A bipartisan campaign is underway to try and get more people to take advantage of some high-tech voting equipment the state has available at all polling sites. The AutoMARK ballot system allows a voter to magnify the ballot on a touch screen, or listen privately as the machine reads the candidates.
The radio and TV public service campaign features Michael Barber, president of the Iowa chapter of the National Federation of the Blind. Barber says for years blind Iowans had to have someone else help them vote. Barber says when he first voted back when he was 18, he had to take his mother along to help him vote. He says he was intimidated by that because his mom would know who he voted for, but he still wanted to vote.
The problems in the 2000 election led to federal money being allocated for new voter machines and the AutoMARK machines were included. Barber got to use the machines the first time in 2006. “And I was so excited, I can’t describe to you how excited I was, to finally be able cast my own private ballot without anybody knowing for whom I voted,” Barber says, “that was big. That was really huge for me, as a blind person, because for once I was able to do something privately without anybody knowing, that was a big thing.”
Secretary of State Micheal Mauro says the machines are not just for the blind, they are for anyone who needs a little extra help to cast their vote by themselves. He says its about being able to magnify the ballot for those who have a little trouble seeing. Mauro says it will help people who have trouble marking the small oval on the ballot, or who have trouble holding a pencil.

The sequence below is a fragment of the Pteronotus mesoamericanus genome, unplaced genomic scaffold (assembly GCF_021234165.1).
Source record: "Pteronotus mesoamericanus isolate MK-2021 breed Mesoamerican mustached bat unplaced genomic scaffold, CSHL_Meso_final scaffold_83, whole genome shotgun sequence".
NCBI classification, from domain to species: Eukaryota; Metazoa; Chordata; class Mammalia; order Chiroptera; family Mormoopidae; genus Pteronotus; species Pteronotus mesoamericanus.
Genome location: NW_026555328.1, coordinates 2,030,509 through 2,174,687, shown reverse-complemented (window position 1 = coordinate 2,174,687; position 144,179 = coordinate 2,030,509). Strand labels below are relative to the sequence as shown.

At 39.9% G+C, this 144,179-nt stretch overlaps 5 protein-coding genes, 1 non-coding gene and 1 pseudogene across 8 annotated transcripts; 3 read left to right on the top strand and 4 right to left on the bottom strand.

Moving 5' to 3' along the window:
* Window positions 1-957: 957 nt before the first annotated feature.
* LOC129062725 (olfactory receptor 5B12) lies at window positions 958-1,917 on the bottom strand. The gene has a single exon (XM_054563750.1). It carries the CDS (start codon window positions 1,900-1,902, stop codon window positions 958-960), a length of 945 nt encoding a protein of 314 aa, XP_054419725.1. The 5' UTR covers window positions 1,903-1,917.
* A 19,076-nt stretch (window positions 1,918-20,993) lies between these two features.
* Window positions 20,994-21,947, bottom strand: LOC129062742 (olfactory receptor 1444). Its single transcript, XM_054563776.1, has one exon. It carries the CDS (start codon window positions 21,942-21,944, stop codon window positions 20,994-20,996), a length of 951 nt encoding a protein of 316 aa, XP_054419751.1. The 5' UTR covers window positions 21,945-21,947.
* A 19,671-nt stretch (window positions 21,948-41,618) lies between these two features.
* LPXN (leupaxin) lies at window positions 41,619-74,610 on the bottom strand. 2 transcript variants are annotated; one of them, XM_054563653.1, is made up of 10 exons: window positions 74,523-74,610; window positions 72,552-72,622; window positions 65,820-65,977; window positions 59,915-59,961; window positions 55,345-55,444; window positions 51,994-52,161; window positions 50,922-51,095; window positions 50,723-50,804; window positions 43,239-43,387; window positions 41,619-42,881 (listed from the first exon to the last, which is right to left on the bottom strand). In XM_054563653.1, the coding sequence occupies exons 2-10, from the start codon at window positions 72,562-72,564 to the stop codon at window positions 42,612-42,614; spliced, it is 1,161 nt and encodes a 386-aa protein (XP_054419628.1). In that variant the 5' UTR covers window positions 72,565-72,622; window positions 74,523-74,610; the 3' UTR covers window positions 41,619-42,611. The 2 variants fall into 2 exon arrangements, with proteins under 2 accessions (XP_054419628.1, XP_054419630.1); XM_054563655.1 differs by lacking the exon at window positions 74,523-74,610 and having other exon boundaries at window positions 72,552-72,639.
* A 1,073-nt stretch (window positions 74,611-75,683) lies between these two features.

Mauro says county auditors have long kept magnifying glasses at the polling places to help some people read the ballot, or brought ballots to the curbside so people could fill them out. Mauro says they want people to know the machines now handle many past problems and allow you to vote by yourself.
He says their goal is to put the machines to use, as they cost money to have them and it’s important that people take advantage of them to be able to vote independently. The machines also include a “sip and puff” feature, so someone who can’t use their hands can still be able to vote.
Jones County Auditor Janine Sulzner is appearing in the public service announcements with Mauro and Barber to explain how the machines work.